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Versions: 00 01 02 03 04                                                
IPsecME Working Group                                             Y. Nir
Internet-Draft                                               Check Point
Intended status: Standards Track                         August 13, 2013
Expires: February 14, 2014


        Adopting Child SAs Following Re-Authentication in IKEv2
                       draft-nir-ipsecme-cafr-00

Abstract

   This document describes an extension to the IKEv2 protocol whereby
   Child SAs are moved to the new IKE SA following re-authentication.
   This allows for a smoother transition with no loss of connectivity.

Status of this Memo

   This Internet-Draft is submitted in full conformance with the
   provisions of BCP 78 and BCP 79.

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   This Internet-Draft will expire on February 14, 2014.

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   Copyright (c) 2013 IETF Trust and the persons identified as the
   document authors.  All rights reserved.

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   described in the Simplified BSD License.





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Table of Contents

   1.  Introduction  . . . . . . . . . . . . . . . . . . . . . . . . . 3
     1.1.  Conventions Used in This Document . . . . . . . . . . . . . 3
   2.  Adopting Child SAs  . . . . . . . . . . . . . . . . . . . . . . 4
     2.1.  The ADOPT_CHILD_SAS Notification  . . . . . . . . . . . . . 4
     2.2.  Calculating the Proof of Possession Value . . . . . . . . . 5
     2.3.  Verifying the Proof of Possesion Value  . . . . . . . . . . 5
   3.  Dealing With the Possible Race Condition  . . . . . . . . . . . 6
   4.  Interaction with Other Standards  . . . . . . . . . . . . . . . 6
   5.  IANA Considerations . . . . . . . . . . . . . . . . . . . . . . 7
   6.  Security Considerations . . . . . . . . . . . . . . . . . . . . 7
   7.  Changes from Previous Versions  . . . . . . . . . . . . . . . . 7
   8.  References  . . . . . . . . . . . . . . . . . . . . . . . . . . 7
     8.1.  Normative References  . . . . . . . . . . . . . . . . . . . 7
     8.2.  Informative References  . . . . . . . . . . . . . . . . . . 7
   Author's Address  . . . . . . . . . . . . . . . . . . . . . . . . . 8


































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1.  Introduction

   The Internet Key Exchange version 2 (IKEv2) protocol, as specified in
   [RFC5996bis] associates Child SAs with the IKE SAs under which the
   exchange that created them took place.  With the deletion of the IKE
   SA due to expiry, policy change, or an explicit message from the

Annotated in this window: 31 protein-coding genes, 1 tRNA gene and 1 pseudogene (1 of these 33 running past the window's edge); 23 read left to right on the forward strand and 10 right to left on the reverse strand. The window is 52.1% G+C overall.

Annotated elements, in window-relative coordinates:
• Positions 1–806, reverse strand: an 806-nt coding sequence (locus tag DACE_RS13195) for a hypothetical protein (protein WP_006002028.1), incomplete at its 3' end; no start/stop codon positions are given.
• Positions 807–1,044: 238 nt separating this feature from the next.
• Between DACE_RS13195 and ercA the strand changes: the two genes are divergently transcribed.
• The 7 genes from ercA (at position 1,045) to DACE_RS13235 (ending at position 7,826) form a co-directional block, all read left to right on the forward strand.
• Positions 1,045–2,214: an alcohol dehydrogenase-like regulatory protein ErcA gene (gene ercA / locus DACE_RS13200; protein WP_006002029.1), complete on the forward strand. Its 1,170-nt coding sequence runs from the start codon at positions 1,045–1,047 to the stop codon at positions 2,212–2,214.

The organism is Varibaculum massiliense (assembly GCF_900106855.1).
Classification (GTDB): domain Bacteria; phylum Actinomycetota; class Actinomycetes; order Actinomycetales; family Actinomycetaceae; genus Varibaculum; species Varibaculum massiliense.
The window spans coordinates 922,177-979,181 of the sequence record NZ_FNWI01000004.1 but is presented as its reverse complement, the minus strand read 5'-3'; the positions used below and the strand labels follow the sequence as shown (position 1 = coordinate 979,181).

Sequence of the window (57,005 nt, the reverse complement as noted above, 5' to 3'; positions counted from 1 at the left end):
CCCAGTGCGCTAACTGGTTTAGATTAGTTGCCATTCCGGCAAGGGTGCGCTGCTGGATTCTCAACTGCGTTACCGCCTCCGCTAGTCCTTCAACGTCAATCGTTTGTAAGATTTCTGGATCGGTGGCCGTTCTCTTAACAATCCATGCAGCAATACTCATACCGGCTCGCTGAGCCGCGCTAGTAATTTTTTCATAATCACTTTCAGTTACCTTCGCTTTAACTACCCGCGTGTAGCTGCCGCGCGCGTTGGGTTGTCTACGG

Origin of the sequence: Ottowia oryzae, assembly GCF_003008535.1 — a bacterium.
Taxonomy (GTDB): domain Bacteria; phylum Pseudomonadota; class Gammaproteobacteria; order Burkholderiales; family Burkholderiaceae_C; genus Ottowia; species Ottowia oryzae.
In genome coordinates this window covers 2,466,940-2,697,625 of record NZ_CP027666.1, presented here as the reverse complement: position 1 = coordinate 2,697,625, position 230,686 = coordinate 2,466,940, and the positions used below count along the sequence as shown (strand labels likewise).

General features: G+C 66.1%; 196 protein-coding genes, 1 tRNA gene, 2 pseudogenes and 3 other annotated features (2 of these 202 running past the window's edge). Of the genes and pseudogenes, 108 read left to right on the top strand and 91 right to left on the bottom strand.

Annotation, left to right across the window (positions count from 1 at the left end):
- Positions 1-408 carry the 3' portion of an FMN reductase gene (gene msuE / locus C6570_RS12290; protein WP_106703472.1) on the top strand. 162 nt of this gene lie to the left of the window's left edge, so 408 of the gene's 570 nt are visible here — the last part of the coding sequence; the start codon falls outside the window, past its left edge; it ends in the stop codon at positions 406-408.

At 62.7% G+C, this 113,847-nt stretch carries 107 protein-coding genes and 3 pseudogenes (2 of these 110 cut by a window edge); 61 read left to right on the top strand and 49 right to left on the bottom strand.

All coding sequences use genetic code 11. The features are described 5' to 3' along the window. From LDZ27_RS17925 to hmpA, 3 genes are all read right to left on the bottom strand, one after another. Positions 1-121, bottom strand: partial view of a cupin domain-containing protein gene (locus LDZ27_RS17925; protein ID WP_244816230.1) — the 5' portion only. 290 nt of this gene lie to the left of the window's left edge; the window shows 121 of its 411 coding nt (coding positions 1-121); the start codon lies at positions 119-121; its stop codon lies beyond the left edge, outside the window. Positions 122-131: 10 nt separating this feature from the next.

peer, the child SAs associated with it are implicitly closed as
   described in section 1.4.1 of the IKEv2 document.  This behavior is
   not desired when IKE SAs are replaced rather than deleted, because
   those child SAs could still be valid and there is no security reason
   to create new ones prematurely.

   There are two cases where an IKE SA is replaced.
   1.  Rekeying, where new keys are generated.  This is described in
       section 2.18 of RFC 5996.  This is done mainly for key freshness.
   2.  Re-Authentication, where both sides authenticate, and new keys
       are generated.  This is done as part of a risk management policy,
       to limit the time that compromised IKE SA keys can be used to
       provide the attacker access to the network.  No reauthentication
       exchange is specified in the RFC.  Instead, it's simply the
       Initial and Authentication exchanges done as if from scratch.
       This is described in section 2.8.3 of RFC 5996.

   For rekeying, RFC 5996 provides a way to avoid having to re-create
   all child SAs.  When an IKE SA is rekeyed, all the Child SAs under
   the old IKE SA are inherited by the new IKE SA, so that the
   subsequent deletion of the old IKE SA does not affect the Child SAs.
   This behavior is described in section 2.8 paragraph 4 of RFC 5996.

   For reauthentication, RFC 5996 does not provide a similar mechanism,
   and section 2.8.3 explicitly says that Child SAs need to be created
   from scratch.  This is often inconvenient, as IPsec systems usually
   create Child SAs only in response to traffic and multiple Child SAs
   may exist for a single IKE SA.  The protocol extension in this draft
   closes this gap.

1.1.  Conventions Used in This Document

   The key words "MUST", "MUST NOT", "REQUIRED", "SHALL", "SHALL NOT",
   "SHOULD", "SHOULD NOT", "RECOMMENDED", "MAY", and "OPTIONAL" in this
   document are to be interpreted as described in [RFC2119].

   The terms IKE SA, Child SA, Rekeying, and Reauthentication are as